LAPD went to UCLA student’s home before killer set fire to her apartment


The Los Angeles Police Department has launched an internal investigation into the actions of several officers who responded to a report of a screaming woman at a Westwood apartment complex where a UCLA student was found dead later that morning.

LAPD Cmdr. Andrew Smith said Friday that four officers conducted an investigation at the building after a 911 call and left sometime before a fire was reported and Andrea DelVesco was found fatally stabbed.

Prosecutors allege that her killer set fire to her apartment in an attempt to destroy evidence.


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More than two dozen firefighters responded to the blaze that engulfed the apartment on Roebling Avenue shortly after 7 a.m. on Sept. 21. Inside the smoked-filled home, firefighters found the 21-year-old student’s body. She had been stabbed multiple times.

Smith said the department would not comment on what kind of 911 call prompted the officers to go to the apartment building that morning, what time they arrived, what actions they took and when they left.

“What they did at the location is the subject of the internal affairs investigation,” Smith said

Dmitry Gorin, an attorney representing the man accused of carrying out the killing, said police documents turned over to him show that the officers responded to a report of a woman screaming at the apartment complex.

Gorin said homicide detectives noted in the records that they spoke to one or two residents of the complex who said they called police about screams they heard before the fire. He said it was unclear from the records he has reviewed whether the officers entered the apartment building or what actions they took before leaving.


Whether DelVesco was dead by the time the officers arrived is unclear.

Of the four officers who went to the apartment complex that morning, three have been assigned to desk duty, according to Smith. The fourth remains on patrol.

DelVesco, a native of Austin, Texas, was a fourth-year psychology student. Her sorority sisters identified her as a member of Pi Beta Phi.

LAPD Chief Charlie Beck last month described her killing as “a horrific crime that I know shocked the school and much of Los Angeles.”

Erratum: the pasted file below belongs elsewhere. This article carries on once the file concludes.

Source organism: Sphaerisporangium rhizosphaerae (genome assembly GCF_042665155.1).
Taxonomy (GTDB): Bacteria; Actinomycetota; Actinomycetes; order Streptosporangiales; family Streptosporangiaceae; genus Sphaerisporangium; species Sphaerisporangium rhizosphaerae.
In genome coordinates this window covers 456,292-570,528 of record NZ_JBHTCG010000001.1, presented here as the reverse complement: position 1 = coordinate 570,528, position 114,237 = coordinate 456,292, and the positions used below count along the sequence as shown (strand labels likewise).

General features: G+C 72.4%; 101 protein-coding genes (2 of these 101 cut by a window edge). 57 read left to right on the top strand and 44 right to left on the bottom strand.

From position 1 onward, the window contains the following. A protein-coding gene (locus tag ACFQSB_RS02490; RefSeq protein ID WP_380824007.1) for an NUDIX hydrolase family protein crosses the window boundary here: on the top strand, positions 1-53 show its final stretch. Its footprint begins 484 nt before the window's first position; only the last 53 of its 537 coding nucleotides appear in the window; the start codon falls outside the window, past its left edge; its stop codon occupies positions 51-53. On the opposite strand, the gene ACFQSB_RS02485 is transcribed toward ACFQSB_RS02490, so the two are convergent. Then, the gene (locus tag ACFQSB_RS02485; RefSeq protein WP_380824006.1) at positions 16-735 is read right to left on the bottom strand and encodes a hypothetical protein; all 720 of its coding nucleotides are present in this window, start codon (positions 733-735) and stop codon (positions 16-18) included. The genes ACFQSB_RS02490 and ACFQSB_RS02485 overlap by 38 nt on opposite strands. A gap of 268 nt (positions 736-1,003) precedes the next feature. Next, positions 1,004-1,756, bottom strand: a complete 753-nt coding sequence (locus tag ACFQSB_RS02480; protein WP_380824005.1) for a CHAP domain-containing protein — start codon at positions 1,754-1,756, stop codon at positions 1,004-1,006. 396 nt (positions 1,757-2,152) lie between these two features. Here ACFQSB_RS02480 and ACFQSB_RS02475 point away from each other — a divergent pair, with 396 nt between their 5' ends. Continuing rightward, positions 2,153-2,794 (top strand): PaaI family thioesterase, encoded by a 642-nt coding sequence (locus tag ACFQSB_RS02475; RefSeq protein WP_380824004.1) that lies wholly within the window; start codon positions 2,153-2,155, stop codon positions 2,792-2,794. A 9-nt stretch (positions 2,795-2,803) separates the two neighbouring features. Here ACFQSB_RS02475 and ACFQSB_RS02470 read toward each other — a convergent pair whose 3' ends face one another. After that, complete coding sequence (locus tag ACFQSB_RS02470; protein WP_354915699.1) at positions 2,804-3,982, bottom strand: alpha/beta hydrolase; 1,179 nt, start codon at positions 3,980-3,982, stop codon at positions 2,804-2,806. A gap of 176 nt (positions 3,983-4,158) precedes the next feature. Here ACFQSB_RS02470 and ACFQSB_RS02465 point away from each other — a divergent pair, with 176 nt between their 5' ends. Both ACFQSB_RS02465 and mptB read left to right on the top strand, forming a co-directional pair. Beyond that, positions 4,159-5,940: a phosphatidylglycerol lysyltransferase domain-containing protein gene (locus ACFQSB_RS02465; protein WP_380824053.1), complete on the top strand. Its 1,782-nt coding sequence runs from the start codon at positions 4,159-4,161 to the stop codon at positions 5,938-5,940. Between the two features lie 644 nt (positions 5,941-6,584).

“I know that I am sleeping more comfortably at night and the public should also,” he told reporters after arrests were made in the case. He did not mention that some of his officers had responded to the scene before the blaze.

The Los Angeles County district attorney’s office last month charged Alberto Hinojosa Medina and Eric Marquez, both 22-year-old students, in DelVesco’s death. They have pleaded not guilty.

Prosecutors allege that Medina and Marquez were responsible for a burglary in which a laptop and stereo speakers were stolen from another apartment nearby before DelVesco was killed. Medina is accused of entering DelVesco’s apartment and stabbing her before setting a fire and fleeing.


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During the stabbing, prosecutors allege Marquez was in Medina’s car — emblazoned with distinct red Greek lettering on the back — near DelVesco’s apartment.

A surveillance video captured Medina wearing a Snuggie blanket belonging to DelVesco “covering up blood on his shirt” as he returns to Marquez’s apartment a few blocks away from the scene of the slaying, a prosecutor told a judge during a court hearing last month.

Medina was a junior at Fresno State University, where he was studying psychology and social work. Marquez was a pre-med senior at UCLA.

Both men face one count of murder and two counts of first-degree burglary. Medina is also charged with arson.

Medina also faces a special-circumstance allegation that he committed murder while carrying out a burglary, and prosecutors could seek the death penalty if he is convicted.


For more Southern California crime news, follow @lacrimes.


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